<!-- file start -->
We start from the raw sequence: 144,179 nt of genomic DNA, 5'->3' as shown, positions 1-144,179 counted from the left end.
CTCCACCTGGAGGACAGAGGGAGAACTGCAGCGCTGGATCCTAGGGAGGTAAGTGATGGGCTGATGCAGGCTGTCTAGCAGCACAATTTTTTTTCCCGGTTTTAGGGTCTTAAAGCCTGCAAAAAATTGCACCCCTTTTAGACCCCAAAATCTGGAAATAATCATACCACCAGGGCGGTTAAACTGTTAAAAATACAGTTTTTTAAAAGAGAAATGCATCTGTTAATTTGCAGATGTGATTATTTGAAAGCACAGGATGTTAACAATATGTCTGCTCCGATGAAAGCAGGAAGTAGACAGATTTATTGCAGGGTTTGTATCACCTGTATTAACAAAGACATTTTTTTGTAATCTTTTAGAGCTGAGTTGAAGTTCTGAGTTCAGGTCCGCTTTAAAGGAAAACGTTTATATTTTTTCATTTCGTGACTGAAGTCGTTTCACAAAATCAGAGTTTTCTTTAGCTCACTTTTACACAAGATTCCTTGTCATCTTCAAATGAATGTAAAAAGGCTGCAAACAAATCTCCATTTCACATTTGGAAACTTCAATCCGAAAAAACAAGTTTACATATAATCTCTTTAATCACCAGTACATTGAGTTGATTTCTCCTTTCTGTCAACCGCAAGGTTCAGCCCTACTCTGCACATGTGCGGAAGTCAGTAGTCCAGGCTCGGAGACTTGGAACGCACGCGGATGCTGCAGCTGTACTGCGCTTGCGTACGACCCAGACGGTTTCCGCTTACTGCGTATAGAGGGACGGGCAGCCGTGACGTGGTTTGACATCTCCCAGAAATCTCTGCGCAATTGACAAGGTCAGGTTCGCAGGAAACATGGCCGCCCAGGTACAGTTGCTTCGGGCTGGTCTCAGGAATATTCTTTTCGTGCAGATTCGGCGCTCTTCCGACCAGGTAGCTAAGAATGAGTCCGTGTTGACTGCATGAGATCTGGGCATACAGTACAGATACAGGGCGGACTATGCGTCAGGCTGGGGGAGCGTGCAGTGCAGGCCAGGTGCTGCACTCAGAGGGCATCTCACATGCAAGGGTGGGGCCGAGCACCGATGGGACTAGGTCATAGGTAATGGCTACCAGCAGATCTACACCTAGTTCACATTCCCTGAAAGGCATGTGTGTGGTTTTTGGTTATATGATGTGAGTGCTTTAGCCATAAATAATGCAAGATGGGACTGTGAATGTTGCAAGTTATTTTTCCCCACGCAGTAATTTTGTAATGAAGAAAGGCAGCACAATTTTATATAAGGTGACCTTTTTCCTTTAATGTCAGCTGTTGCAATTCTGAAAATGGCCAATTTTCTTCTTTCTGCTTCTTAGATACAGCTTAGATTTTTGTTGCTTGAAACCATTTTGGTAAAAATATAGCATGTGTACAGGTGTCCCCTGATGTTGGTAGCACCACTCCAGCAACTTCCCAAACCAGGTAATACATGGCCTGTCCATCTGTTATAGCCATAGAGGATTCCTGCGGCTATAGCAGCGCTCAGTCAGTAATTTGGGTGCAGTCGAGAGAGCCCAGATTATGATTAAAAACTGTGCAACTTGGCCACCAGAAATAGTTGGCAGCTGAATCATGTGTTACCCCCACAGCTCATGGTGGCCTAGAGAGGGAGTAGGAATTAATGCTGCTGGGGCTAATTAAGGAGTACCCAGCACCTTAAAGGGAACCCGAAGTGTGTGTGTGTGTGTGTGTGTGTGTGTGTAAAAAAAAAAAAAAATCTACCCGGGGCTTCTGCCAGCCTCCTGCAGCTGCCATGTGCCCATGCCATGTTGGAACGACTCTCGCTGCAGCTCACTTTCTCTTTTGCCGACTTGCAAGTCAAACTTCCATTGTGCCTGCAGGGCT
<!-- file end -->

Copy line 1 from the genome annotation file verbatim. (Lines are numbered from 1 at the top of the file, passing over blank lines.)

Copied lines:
We start from the raw sequence: 144,179 nt of genomic DNA, 5'->3' as shown, positions 1-144,179 counted from the left end.